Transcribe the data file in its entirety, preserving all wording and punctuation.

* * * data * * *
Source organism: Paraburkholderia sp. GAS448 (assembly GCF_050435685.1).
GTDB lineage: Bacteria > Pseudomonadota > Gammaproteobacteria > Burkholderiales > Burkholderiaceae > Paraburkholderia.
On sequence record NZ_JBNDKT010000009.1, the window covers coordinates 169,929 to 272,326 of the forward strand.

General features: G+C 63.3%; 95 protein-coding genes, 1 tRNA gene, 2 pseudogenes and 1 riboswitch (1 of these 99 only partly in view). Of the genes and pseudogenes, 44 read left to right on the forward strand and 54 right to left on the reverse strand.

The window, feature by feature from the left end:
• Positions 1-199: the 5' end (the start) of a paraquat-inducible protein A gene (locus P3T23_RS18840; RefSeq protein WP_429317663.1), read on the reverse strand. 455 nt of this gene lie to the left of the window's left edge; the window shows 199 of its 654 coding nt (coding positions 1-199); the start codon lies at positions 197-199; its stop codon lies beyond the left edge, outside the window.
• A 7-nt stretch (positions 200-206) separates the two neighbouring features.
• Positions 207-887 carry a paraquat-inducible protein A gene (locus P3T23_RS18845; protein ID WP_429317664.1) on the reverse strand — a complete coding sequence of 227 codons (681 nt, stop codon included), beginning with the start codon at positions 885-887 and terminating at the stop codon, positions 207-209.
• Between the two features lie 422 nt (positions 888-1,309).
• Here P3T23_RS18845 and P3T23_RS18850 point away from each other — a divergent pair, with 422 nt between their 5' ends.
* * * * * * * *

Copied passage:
Source organism: Paraburkholderia sp. GAS448 (assembly GCF_050435685.1).
GTDB lineage: Bacteria > Pseudomonadota > Gammaproteobacteria > Burkholderiales > Burkholderiaceae > Paraburkholderia.
On sequence record NZ_JBNDKT010000009.1, the window covers coordinates 169,929 to 272,326 of the forward strand.

General features: G+C 63.3%; 95 protein-coding genes, 1 tRNA gene, 2 pseudogenes and 1 riboswitch (1 of these 99 only partly in view). Of the genes and pseudogenes, 44 read left to right on the forward strand and 54 right to left on the reverse strand.

The window, feature by feature from the left end:
• Positions 1-199: the 5' end (the start) of a paraquat-inducible protein A gene (locus P3T23_RS18840; RefSeq protein WP_429317663.1), read on the reverse strand. 455 nt of this gene lie to the left of the window's left edge; the window shows 199 of its 654 coding nt (coding positions 1-199); the start codon lies at positions 197-199; its stop codon lies beyond the left edge, outside the window.
• A 7-nt stretch (positions 200-206) separates the two neighbouring features.
• Positions 207-887 carry a paraquat-inducible protein A gene (locus P3T23_RS18845; protein ID WP_429317664.1) on the reverse strand — a complete coding sequence of 227 codons (681 nt, stop codon included), beginning with the start codon at positions 885-887 and terminating at the stop codon, positions 207-209.
• Between the two features lie 422 nt (positions 888-1,309).
• Here P3T23_RS18845 and P3T23_RS18850 point away from each other — a divergent pair, with 422 nt between their 5' ends.